It’s war: Akbayan vs Anakbayan

Angela Casauay
Two leftist party-list groups are locked in an ugly war

Akbayan vs Anakbayan. Screengrab from YouTube page of ABS-CBN News Channel

MANILA, Philippines – The word war between two prominent leftist groups reached fever pitch Tuesday, October 16, after Anakbayan stormed into the press conference of Akbayan in Manila to denounce the latter’s “hypocrisy” and ties to Malacañang.

Anakbayan has called on the Commission on Elections to disqualify Akbayan, claiming that the party-list is now no different from the perceived Arroyo-allied party-lists, which they protested against in 2007. (Read: Should Comelec disqualify Akbayan?) 

Anakbayan spokesperson Vencer Crisostomo said Akbayan refused to answer questions raised by their members and instead resorted to name-callling.

“When queried about their former members who are now appointees of the Palace, our members heard their usual answers. If they only answered and opened themselves up for debate, then this would not have happened” Crisostomo told Rappler.

Akbayan members were heard shouting “KSP (kulang sa pansin) and “utak pulbura” at the protesters after they refused to stop.

Akbayan chief communications officer Emman Hizon said Anakbayan barged into the press conference to “try to shut us out.”

“Our spokesman Barry Gutierrez even approached them and told them that Anakbayan will be given air and space but they didn’t ask questions. They approached the presscon in a disrupting manner. We couldn’t even understand their questions because they were just shouting so we were forced to ask them to leave,” Hizon told Rappler. 

Anakbayan wrote Comelec last week to seek the disqualification of Akbayan and other party-list groups with close ties to the administration, including the Black and White Movement, Abante Mindanao and Bagong Henerasyon.

But Hizon claimed there is no formal petition filed with the Comelec.

“It’s just a letter outlining why we should be de-listed, not a formal petition. It lacks all the necessary evidence,” he said. 

Bitter rivals

Akbayan and Anakbayan have been rivals in the Philippine Left.

Akbayan is associated with the moderate Left, composed of activists linked to socialists and social democrats. Anakbayan, on the other hand, is associated with the radical Left.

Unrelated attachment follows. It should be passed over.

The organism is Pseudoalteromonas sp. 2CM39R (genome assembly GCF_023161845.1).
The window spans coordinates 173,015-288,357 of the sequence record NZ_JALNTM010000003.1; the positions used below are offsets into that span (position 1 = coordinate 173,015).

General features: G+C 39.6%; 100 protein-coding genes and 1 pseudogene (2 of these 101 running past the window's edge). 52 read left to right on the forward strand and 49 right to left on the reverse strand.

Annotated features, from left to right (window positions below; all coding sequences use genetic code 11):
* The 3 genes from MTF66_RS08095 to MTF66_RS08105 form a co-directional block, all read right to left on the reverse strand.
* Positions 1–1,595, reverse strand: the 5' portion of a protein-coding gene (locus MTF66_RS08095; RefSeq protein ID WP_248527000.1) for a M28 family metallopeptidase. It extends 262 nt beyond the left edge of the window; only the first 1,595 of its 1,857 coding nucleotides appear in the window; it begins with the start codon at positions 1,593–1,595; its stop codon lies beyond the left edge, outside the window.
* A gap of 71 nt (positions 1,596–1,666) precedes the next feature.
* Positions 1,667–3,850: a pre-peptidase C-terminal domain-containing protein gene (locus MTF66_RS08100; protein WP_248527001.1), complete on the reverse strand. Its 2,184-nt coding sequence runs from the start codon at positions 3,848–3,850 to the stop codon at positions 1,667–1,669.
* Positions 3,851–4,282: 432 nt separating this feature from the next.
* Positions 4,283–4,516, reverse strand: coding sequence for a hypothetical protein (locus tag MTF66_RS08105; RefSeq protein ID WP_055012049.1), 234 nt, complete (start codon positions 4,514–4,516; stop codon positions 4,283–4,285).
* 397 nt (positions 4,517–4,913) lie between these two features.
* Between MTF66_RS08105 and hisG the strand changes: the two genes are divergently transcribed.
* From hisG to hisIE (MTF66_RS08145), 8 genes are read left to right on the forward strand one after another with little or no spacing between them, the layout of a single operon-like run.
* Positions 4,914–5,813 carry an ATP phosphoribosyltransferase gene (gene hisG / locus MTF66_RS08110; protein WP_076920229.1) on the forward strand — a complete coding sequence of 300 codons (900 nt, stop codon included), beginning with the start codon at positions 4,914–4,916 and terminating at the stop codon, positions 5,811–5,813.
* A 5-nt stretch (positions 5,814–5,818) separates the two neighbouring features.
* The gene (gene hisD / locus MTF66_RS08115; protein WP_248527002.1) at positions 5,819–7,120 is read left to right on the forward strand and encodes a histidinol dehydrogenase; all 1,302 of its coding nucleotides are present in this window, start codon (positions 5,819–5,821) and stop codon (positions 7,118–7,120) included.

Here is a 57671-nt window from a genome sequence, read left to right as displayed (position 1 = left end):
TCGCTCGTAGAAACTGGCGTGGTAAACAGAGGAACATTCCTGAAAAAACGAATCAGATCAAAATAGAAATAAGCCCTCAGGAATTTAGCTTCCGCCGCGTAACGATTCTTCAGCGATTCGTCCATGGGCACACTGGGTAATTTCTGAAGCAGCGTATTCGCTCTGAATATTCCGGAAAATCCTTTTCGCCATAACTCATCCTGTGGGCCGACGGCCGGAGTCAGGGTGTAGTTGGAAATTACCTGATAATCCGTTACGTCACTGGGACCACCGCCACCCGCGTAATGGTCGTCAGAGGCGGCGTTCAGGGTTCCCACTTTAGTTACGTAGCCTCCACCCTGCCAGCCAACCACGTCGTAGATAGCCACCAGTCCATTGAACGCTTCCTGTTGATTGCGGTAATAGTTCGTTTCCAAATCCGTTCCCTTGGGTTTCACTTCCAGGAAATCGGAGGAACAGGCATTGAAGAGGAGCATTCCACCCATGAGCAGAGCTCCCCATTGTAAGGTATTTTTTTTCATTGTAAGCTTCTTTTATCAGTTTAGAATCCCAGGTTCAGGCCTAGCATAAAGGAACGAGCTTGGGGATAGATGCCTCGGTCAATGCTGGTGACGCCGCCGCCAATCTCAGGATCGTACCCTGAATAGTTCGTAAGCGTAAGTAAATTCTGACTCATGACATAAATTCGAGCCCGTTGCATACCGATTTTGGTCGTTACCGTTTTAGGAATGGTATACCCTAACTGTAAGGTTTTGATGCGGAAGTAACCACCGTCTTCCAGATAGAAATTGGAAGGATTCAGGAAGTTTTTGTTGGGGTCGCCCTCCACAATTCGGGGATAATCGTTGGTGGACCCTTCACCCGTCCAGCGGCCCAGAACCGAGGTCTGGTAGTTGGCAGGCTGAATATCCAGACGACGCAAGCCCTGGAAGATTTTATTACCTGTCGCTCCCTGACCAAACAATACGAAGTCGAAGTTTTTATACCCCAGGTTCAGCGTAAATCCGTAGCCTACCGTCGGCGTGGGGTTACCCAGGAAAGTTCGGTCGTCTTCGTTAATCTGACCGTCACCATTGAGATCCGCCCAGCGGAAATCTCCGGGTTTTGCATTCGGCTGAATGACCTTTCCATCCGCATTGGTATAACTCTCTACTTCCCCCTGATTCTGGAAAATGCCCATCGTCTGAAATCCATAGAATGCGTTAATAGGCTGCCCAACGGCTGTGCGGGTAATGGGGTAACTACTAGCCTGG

In the 2010 presidential race, Akbayan allied itself with the Liberal Party and campaigned for President Benigno Aquino III. Anakbayan and its affiliates campaigned for Aquino’s fierce rival then, Sen Manuel Villar.

They are supporting rival senatorial bets. Former Akbayan Rep Risa Hontiveros-Baraquel is running for the Senate under the administration ticket, while Bayan Muna Rep and Anakbayan ally Teddy Casiño is running for a Senate seat as an independent.

On criticisms that Akbayan had ceased to be marginalized after its members have become Malacañang appointees, Hizon said that the organization has been in existence for 14 years, even before the Aquino administration. 

“We are pioneers. In fact, we started this campaign against bogus parties but our main basis was not premised on the closeness to the administration but with the lack of necessary history and track record. Some of these party-lists don’t even have histories to speak off. That was our main point of contention,” Hizon said. 

Former Akbayan presidents Loretta Ann Rosales, Joel Rocamora, and Ronald Llamas hold key positions in government. Rosales heads the Commission on Human Rights, while Llamas is the presidential adviser on political affairs. Rocamora heads the National Anti-Poverty Commission, while Akbayan national chairperson Percival Cendaña is with the National Youth Commission.

One of Akbayan’s nominees in the 2013 party-list race, Barry Gutierrez, was Llamas’ undersecretary until recently.

Hizon said Akbayan is a political organization “that tries to represent the marginalized in all levels of government, from the barangay level to the highest echelons.”

“If they are saying that we are overrepresented, then they are saying that the marginalized can only be represented in certain levels. Than is undemocratic and demobilizing,” he said.

Comelec chair Sixto Brillantes Jr told reporters the poll body is divided on the issue of whether or not to disqualify Akbayan. The commissioners should be able to reach a decision on Wednesday, October 17, Brillantes said.

He admitted that Akbayan Rep Walden Bello called him up to ask him about the status of the petition against the party.

In the meantime, the war continues on Twitter. Here’s what people are saying.


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